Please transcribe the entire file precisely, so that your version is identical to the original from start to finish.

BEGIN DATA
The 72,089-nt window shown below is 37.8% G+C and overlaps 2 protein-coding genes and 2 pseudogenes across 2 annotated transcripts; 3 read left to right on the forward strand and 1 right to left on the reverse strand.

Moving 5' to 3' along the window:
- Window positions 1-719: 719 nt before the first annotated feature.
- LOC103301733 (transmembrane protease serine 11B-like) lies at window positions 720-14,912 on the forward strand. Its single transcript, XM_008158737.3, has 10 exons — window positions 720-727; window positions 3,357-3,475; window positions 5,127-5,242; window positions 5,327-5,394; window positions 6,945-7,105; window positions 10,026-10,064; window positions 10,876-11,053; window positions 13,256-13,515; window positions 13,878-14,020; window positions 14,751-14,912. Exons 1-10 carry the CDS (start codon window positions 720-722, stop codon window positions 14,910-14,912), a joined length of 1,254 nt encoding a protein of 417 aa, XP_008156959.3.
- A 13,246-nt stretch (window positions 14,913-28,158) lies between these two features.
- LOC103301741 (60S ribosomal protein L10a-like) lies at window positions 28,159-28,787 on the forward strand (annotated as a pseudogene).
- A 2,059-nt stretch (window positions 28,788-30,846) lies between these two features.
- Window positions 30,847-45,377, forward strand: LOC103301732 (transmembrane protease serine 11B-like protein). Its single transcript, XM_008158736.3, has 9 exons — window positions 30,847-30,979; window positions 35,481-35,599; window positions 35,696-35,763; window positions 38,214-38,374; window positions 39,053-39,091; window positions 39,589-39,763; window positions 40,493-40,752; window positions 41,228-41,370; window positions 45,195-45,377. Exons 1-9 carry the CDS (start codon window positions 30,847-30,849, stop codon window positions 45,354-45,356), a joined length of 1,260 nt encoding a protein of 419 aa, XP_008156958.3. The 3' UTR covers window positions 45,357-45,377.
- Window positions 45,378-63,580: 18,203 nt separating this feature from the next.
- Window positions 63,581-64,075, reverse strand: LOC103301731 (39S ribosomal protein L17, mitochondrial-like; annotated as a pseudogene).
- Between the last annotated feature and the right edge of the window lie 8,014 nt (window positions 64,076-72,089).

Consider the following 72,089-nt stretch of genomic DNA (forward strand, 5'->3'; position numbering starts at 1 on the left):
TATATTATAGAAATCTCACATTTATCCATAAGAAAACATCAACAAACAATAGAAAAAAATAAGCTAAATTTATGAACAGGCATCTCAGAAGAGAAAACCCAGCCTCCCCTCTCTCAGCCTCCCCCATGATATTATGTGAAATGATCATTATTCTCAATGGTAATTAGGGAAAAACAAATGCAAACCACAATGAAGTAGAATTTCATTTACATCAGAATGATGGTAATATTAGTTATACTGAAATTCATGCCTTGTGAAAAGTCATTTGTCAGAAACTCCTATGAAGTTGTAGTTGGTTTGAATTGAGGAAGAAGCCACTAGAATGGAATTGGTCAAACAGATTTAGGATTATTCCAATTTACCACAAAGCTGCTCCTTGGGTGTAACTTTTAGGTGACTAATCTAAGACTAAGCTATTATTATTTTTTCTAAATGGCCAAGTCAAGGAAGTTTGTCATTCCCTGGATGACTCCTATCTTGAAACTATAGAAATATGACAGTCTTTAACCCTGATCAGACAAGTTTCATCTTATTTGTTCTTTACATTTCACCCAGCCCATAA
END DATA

The 72,089-nt window shown below is 37.8% G+C and overlaps 2 protein-coding genes and 2 pseudogenes across 2 annotated transcripts; 3 read left to right on the forward strand and 1 right to left on the reverse strand.

Moving 5' to 3' along the window:
- Window positions 1-719: 719 nt before the first annotated feature.
- LOC103301733 (transmembrane protease serine 11B-like) lies at window positions 720-14,912 on the forward strand. Its single transcript, XM_008158737.3, has 10 exons — window positions 720-727; window positions 3,357-3,475; window positions 5,127-5,242; window positions 5,327-5,394; window positions 6,945-7,105; window positions 10,026-10,064; window positions 10,876-11,053; window positions 13,256-13,515; window positions 13,878-14,020; window positions 14,751-14,912. Exons 1-10 carry the CDS (start codon window positions 720-722, stop codon window positions 14,910-14,912), a joined length of 1,254 nt encoding a protein of 417 aa, XP_008156959.3.
- A 13,246-nt stretch (window positions 14,913-28,158) lies between these two features.
- LOC103301741 (60S ribosomal protein L10a-like) lies at window positions 28,159-28,787 on the forward strand (annotated as a pseudogene).
- A 2,059-nt stretch (window positions 28,788-30,846) lies between these two features.
- Window positions 30,847-45,377, forward strand: LOC103301732 (transmembrane protease serine 11B-like protein). Its single transcript, XM_008158736.3, has 9 exons — window positions 30,847-30,979; window positions 35,481-35,599; window positions 35,696-35,763; window positions 38,214-38,374; window positions 39,053-39,091; window positions 39,589-39,763; window positions 40,493-40,752; window positions 41,228-41,370; window positions 45,195-45,377. Exons 1-9 carry the CDS (start codon window positions 30,847-30,849, stop codon window positions 45,354-45,356), a joined length of 1,260 nt encoding a protein of 419 aa, XP_008156958.3. The 3' UTR covers window positions 45,357-45,377.
- Window positions 45,378-63,580: 18,203 nt separating this feature from the next.
- Window positions 63,581-64,075, reverse strand: LOC103301731 (39S ribosomal protein L17, mitochondrial-like; annotated as a pseudogene).
- Between the last annotated feature and the right edge of the window lie 8,014 nt (window positions 64,076-72,089).

Consider the following 72,089-nt stretch of genomic DNA (forward strand, 5'->3'; position numbering starts at 1 on the left):
TATATTATAGAAATCTCACATTTATCCATAAGAAAACATCAACAAACAATAGAAAAAAATAAGCTAAATTTATGAACAGGCATCTCAGAAGAGAAAACCCAGCCTCCCCTCTCTCAGCCTCCCCCATGATATTATGTGAAATGATCATTATTCTCAATGGTAATTAGGGAAAAACAAATGCAAACCACAATGAAGTAGAATTTCATTTACATCAGAATGATGGTAATATTAGTTATACTGAAATTCATGCCTTGTGAAAAGTCATTTGTCAGAAACTCCTATGAAGTTGTAGTTGGTTTGAATTGAGGAAGAAGCCACTAGAATGGAATTGGTCAAACAGATTTAGGATTATTCCAATTTACCACAAAGCTGCTCCTTGGGTGTAACTTTTAGGTGACTAATCTAAGACTAAGCTATTATTATTTTTTCTAAATGGCCAAGTCAAGGAAGTTTGTCATTCCCTGGATGACTCCTATCTTGAAACTATAGAAATATGACAGTCTTTAACCCTGATCAGACAAGTTTCATCTTATTTGTTCTTTACATTTCACCCAGCCCATAA